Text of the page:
I wasn't able to attend the May 18 awards banquet, which was in San Jose this year, for the excellent reason that Sydney and I were attending a family wedding on the other side of the continent, in Virginia Beach. So I wound up sitting in the Founders Inn lobby very late that night, watching the live feed of the Nebula ceremony on my iPhone, so that I wouldn't wake Sydney.
Moments before Liza Trombi from Locus began to read out the names of the nominees in my category, a large and boisterous family invaded the lobby, so I could hear nothing, and had to run outside, just in time to hear Liza announce my story as the winner. Elated, I pumped my fist and danced on the sidewalk ... right out of range of the lobby Wi-Fi, so I lost my signal and missed awards administrator Steve Silver reading my acceptance speech in absentia. Here's what I said, via Steve:
This is a great honor. Thanks to the members of SFWA for the encouragement, and to my fellow nominees for the inspiration. Thanks to the editors of Fortean Times for the idea. Thanks to Mark Wingenfeld for research assistance, to Nick Gevers for commissioning the story, to Jim Goddard for editing it, to Pete Crowther for publishing it, to Gordon Van Gelder for re-publishing it, and to Chris Roberts and Kent Bash for illustrating it. More general thanks to my parents; to my classmates and teachers, especially at Clarion West 1994; to my students, especially Clarion 2004 and Clarion West 2005; to my editors, especially Ellen Datlow, Gardner Dozois, Patrick Nielsen Hayden, and Jonathan Strahan; to ICFA, Sycamore Hill, Norton Island and the KGB Bar; to John Kessel, who grew me from a bean; and to my wife, Sydney, for everything. Finally, I’d like to propose a toast to Sydney’s cousin Andrea Ward and her groom Justin Wiley, who got married in Virginia earlier this evening; that’s where I am this weekend. May they have SFWA’s best wishes for a long, happy life together in this increasingly science-fictional world.UPS is scheduled to deliver my Nebula to the house this coming Wednesday, June 5. In the meantime, here's a photo of it that my bookseller friend Glennis LeBlanc thoughtfully took at the banquet:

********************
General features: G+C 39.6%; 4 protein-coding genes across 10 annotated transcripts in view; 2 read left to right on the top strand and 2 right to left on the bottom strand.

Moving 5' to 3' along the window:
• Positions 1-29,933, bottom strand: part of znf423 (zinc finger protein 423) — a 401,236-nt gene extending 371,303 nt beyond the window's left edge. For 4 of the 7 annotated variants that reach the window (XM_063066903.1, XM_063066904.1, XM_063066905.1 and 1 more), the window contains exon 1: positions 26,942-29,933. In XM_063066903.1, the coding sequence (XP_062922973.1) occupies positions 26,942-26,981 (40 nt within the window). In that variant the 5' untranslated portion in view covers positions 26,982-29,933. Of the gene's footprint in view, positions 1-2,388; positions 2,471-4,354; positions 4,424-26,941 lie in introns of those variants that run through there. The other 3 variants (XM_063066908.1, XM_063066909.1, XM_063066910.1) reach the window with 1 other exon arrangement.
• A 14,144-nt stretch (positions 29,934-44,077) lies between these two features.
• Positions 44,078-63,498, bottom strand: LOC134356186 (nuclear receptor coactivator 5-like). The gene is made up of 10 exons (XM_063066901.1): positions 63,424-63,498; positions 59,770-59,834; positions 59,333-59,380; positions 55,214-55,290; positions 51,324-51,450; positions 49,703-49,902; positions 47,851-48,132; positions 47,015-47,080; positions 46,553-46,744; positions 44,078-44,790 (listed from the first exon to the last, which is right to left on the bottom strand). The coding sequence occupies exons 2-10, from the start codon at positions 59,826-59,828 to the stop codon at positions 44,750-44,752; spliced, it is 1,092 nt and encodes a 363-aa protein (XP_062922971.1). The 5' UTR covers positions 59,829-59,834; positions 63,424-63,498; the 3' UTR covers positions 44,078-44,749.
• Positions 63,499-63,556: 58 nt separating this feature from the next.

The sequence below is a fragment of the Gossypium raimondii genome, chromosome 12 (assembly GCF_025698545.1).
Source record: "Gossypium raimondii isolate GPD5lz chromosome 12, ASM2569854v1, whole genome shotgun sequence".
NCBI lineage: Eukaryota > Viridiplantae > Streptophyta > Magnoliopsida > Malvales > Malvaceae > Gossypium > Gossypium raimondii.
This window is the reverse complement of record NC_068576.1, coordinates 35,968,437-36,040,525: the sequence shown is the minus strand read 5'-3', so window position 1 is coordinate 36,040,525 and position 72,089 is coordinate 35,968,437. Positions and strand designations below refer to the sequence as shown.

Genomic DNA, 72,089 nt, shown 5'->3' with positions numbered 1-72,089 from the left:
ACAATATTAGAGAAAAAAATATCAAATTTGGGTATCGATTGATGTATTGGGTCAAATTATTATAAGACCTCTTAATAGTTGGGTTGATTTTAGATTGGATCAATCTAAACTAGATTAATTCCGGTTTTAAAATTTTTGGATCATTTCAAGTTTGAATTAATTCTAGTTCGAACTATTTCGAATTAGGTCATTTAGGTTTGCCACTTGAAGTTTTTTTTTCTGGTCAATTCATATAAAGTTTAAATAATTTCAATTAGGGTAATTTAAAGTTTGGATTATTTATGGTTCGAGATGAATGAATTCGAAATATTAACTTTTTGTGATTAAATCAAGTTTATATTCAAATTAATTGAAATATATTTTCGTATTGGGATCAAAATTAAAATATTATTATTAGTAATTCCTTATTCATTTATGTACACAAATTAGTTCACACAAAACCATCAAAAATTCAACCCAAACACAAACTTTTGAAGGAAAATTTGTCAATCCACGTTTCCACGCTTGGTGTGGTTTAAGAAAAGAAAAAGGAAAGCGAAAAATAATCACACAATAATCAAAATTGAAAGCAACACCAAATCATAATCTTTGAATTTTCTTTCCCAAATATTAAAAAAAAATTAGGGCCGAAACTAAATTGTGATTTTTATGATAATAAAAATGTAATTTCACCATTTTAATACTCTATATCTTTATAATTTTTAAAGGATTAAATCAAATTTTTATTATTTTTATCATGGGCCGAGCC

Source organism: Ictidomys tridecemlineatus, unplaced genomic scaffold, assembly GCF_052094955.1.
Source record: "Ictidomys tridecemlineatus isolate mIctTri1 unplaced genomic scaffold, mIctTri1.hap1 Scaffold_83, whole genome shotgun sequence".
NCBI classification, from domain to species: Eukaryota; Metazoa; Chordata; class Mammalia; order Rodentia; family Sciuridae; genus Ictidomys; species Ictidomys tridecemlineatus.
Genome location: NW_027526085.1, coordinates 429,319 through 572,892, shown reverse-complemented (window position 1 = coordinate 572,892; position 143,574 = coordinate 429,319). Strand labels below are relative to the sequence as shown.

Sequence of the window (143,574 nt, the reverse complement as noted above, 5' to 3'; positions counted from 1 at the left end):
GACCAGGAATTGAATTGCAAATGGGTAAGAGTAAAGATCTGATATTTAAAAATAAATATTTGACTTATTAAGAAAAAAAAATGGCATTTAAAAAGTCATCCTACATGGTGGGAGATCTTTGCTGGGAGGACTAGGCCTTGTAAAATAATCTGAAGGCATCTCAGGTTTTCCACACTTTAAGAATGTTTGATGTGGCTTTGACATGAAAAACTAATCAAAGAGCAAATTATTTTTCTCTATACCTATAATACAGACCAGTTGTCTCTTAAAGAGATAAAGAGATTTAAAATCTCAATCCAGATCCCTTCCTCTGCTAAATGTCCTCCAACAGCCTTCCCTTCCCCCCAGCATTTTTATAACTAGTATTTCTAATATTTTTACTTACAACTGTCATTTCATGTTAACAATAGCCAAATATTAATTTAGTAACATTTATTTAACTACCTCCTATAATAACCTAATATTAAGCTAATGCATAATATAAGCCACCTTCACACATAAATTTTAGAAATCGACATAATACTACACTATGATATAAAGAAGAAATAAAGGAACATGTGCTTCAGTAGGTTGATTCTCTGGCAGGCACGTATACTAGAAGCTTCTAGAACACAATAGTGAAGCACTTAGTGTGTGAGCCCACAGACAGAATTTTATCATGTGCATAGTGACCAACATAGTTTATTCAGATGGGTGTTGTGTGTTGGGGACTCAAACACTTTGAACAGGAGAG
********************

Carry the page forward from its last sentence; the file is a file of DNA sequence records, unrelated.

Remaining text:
Nebulas are beautiful, aren't they? Nebulas make Pulitzers look like Employee of the Month certificates. (Not that I'd decline a Pulitzer, either.)
If you want to read my winning story, you've got a lot of chances. "Close Encounters" was first published in my 2012 collection The Pottawatomie Giant and Other Stories, from PS Publishing. It was reprinted as the cover story of the September/October 2012 issue of The Magazine of Fantasy & Science Fiction, with a fine cover illustration by Kent Bash. Here's Lois Tilton's rave review of the story in Locus Online.
Since then, "Close Encounters" has been reprinted in The Best Science Fiction and Fantasy of the Year, Volume Seven, edited by Jonathan Strahan (Night Shade Books, 2013), and has been picked up by three upcoming year's-best anthologies: The Year's Best Science Fiction: 30th Annual Collection, edited by Gardner Dozois (St. Martin's, 2013); The Year's Top Ten Tales of Science Fiction Five, edited by Allan Kaster (AudioText, 2013); and Year's Best SF 18, edited by David G. Hartwell (Tor, 2013).
That would make five reprints, putting "Close Encounters" in a tie with "Zora and the Zombie" (2004) for my most-reprinted story. However, if "Close Encounters" also is in the next Nebula Awards Showcase volume, to be edited (I believe) by Kij Johnson -- and why wouldn't it be? -- that'll be reprint No. 6, and "Close Encounters" will be my new champ.
According to Mark R. Kelly's invaluable Science Fiction Awards Database, previous winners of the Nebula for Best Novelette include ... well, you can see the list here. It's a parade of classics, is what it is. Do I think my story is as good as (to pick only four) "Gonna Roll the Bones," "The Bicentennial Man," "The Screwfly Solution," or "Bloodchild"? No. Am I nevertheless ecstatic to be listed with them, now and in perpetuity? Absolutely.